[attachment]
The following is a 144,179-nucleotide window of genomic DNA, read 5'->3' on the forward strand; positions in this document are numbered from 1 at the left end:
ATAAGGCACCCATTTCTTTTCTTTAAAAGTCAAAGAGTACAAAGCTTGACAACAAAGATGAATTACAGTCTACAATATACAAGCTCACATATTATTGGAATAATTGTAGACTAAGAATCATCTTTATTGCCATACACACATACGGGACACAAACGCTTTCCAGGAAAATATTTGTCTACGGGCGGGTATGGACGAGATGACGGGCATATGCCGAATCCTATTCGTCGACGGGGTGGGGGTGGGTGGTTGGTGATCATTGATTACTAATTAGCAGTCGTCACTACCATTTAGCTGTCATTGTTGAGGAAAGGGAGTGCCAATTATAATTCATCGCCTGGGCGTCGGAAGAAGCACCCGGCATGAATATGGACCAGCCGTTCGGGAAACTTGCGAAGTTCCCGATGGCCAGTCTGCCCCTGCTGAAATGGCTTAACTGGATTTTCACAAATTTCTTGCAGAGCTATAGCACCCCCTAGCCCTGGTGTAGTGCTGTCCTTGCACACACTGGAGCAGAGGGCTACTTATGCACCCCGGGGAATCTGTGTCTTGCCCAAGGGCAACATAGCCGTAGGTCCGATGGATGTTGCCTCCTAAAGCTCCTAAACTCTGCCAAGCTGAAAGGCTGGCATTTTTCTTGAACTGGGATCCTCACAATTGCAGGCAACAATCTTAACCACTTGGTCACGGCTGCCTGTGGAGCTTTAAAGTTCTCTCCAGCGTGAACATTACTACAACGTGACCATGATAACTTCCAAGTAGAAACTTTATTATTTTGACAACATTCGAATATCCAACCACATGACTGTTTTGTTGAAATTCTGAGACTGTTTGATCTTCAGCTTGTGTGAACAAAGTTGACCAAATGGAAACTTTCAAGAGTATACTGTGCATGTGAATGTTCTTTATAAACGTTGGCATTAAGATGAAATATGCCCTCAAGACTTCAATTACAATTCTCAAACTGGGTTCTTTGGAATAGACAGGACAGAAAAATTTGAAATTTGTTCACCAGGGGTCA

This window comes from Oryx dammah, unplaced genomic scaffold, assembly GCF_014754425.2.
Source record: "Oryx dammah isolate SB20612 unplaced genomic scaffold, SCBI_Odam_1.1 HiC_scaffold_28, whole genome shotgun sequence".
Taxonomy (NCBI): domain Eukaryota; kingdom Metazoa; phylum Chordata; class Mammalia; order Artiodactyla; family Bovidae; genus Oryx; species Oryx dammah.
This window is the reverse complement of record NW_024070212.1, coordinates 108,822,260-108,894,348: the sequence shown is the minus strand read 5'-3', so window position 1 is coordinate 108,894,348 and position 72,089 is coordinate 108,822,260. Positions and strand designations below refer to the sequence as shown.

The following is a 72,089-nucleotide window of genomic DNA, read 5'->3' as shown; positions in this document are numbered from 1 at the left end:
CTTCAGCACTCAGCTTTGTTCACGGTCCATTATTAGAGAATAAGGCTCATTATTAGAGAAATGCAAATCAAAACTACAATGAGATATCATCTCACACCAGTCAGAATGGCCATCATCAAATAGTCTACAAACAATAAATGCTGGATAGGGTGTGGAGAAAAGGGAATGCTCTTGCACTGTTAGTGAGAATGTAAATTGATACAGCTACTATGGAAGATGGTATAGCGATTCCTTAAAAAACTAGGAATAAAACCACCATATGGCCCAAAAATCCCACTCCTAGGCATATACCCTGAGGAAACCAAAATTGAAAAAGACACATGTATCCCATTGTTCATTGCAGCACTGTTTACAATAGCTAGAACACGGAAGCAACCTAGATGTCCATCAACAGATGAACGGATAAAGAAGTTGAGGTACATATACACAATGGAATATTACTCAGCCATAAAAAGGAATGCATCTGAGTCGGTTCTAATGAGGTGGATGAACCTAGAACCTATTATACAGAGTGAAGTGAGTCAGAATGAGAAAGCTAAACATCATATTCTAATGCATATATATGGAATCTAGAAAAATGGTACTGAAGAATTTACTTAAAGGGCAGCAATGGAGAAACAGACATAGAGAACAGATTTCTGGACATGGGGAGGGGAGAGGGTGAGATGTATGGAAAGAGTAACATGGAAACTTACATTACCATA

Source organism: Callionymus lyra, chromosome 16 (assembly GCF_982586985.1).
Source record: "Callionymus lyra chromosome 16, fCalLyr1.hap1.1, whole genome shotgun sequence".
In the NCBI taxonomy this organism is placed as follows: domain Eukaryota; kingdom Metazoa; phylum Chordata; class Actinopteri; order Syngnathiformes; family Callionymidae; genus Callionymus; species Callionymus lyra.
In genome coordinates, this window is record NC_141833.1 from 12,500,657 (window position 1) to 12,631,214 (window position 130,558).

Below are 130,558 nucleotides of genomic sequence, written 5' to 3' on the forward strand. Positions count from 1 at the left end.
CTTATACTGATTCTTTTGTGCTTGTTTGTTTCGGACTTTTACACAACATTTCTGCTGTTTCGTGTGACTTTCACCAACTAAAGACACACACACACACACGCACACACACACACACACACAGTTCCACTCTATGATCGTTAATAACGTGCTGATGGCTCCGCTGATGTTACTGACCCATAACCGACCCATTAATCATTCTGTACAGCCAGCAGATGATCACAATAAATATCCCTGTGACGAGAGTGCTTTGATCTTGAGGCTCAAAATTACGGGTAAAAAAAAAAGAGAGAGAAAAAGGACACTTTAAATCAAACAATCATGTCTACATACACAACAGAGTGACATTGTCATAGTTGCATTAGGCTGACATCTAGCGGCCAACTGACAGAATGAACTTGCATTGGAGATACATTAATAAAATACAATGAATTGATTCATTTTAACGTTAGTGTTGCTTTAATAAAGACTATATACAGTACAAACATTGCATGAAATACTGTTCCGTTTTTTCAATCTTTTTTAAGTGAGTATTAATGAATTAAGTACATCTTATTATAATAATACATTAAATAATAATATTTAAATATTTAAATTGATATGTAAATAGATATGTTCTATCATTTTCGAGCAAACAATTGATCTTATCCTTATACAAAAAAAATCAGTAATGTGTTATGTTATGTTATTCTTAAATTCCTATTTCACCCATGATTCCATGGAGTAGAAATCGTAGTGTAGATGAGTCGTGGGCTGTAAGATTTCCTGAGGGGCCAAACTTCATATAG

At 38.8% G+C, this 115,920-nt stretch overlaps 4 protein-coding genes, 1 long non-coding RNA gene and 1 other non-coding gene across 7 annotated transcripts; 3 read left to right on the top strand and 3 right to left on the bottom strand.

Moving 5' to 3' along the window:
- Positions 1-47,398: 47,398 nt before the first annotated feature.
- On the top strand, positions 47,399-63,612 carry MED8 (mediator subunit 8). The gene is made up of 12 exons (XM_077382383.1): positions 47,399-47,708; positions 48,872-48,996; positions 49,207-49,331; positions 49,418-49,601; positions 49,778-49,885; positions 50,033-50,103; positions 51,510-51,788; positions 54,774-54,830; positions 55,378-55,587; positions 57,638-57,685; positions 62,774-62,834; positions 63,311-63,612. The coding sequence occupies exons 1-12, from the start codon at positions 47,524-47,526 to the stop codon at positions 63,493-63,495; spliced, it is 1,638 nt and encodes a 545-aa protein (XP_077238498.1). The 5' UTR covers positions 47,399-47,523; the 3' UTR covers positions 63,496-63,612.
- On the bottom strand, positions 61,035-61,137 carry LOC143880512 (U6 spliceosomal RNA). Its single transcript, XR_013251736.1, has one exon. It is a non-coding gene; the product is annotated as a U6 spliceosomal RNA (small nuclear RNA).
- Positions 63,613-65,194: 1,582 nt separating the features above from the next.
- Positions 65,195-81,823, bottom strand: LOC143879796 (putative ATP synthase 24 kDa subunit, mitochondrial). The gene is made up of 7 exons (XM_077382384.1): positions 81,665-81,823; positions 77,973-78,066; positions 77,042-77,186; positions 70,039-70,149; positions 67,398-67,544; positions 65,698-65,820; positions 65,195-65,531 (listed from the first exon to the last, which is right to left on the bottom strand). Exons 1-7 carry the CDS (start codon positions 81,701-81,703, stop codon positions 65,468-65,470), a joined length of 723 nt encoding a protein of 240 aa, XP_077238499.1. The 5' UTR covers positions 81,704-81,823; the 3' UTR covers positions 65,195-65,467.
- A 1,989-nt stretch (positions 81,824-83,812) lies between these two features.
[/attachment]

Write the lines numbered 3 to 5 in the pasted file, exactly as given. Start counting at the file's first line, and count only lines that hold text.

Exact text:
This window comes from Oryx dammah, unplaced genomic scaffold, assembly GCF_014754425.2.
Source record: "Oryx dammah isolate SB20612 unplaced genomic scaffold, SCBI_Odam_1.1 HiC_scaffold_28, whole genome shotgun sequence".
Taxonomy (NCBI): domain Eukaryota; kingdom Metazoa; phylum Chordata; class Mammalia; order Artiodactyla; family Bovidae; genus Oryx; species Oryx dammah.